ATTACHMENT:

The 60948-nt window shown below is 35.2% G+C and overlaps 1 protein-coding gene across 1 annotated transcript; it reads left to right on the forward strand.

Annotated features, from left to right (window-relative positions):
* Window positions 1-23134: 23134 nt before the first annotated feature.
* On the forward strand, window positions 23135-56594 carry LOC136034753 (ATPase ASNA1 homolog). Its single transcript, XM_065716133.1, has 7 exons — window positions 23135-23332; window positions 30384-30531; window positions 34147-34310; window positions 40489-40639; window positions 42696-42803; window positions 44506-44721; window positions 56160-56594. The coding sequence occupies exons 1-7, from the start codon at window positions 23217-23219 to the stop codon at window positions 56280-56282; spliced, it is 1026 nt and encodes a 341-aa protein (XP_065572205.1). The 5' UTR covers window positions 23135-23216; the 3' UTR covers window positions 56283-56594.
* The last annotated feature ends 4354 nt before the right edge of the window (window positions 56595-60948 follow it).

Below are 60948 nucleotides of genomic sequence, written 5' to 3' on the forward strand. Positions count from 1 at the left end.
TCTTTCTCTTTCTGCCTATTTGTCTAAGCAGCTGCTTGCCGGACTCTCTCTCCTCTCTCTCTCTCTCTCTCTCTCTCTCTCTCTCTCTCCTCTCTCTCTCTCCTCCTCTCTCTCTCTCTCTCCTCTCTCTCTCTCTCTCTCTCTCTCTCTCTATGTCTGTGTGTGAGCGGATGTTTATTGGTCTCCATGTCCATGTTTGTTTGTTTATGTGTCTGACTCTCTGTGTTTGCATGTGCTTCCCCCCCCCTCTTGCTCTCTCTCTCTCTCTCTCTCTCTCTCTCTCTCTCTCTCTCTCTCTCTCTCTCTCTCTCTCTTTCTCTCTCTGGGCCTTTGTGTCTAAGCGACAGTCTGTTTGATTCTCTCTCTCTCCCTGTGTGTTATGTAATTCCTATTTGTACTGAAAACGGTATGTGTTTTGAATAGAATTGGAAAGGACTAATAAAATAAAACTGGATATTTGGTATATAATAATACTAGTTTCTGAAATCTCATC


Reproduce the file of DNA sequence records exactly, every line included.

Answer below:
The 60948-nt window shown below is 35.2% G+C and overlaps 1 protein-coding gene across 1 annotated transcript; it reads left to right on the forward strand.

Annotated features, from left to right (window-relative positions):
* Window positions 1-23134: 23134 nt before the first annotated feature.
* On the forward strand, window positions 23135-56594 carry LOC136034753 (ATPase ASNA1 homolog). Its single transcript, XM_065716133.1, has 7 exons — window positions 23135-23332; window positions 30384-30531; window positions 34147-34310; window positions 40489-40639; window positions 42696-42803; window positions 44506-44721; window positions 56160-56594. The coding sequence occupies exons 1-7, from the start codon at window positions 23217-23219 to the stop codon at window positions 56280-56282; spliced, it is 1026 nt and encodes a 341-aa protein (XP_065572205.1). The 5' UTR covers window positions 23135-23216; the 3' UTR covers window positions 56283-56594.
* The last annotated feature ends 4354 nt before the right edge of the window (window positions 56595-60948 follow it).

Below are 60948 nucleotides of genomic sequence, written 5' to 3' on the forward strand. Positions count from 1 at the left end.
TCTTTCTCTTTCTGCCTATTTGTCTAAGCAGCTGCTTGCCGGACTCTCTCTCCTCTCTCTCTCTCTCTCTCTCTCTCTCTCTCTCTCTCCTCTCTCTCTCTCCTCCTCTCTCTCTCTCTCTCCTCTCTCTCTCTCTCTCTCTCTCTCTCTCTATGTCTGTGTGTGAGCGGATGTTTATTGGTCTCCATGTCCATGTTTGTTTGTTTATGTGTCTGACTCTCTGTGTTTGCATGTGCTTCCCCCCCCCTCTTGCTCTCTCTCTCTCTCTCTCTCTCTCTCTCTCTCTCTCTCTCTCTCTCTCTCTCTCTCTCTCTTTCTCTCTCTGGGCCTTTGTGTCTAAGCGACAGTCTGTTTGATTCTCTCTCTCTCCCTGTGTGTTATGTAATTCCTATTTGTACTGAAAACGGTATGTGTTTTGAATAGAATTGGAAAGGACTAATAAAATAAAACTGGATATTTGGTATATAATAATACTAGTTTCTGAAATCTCATC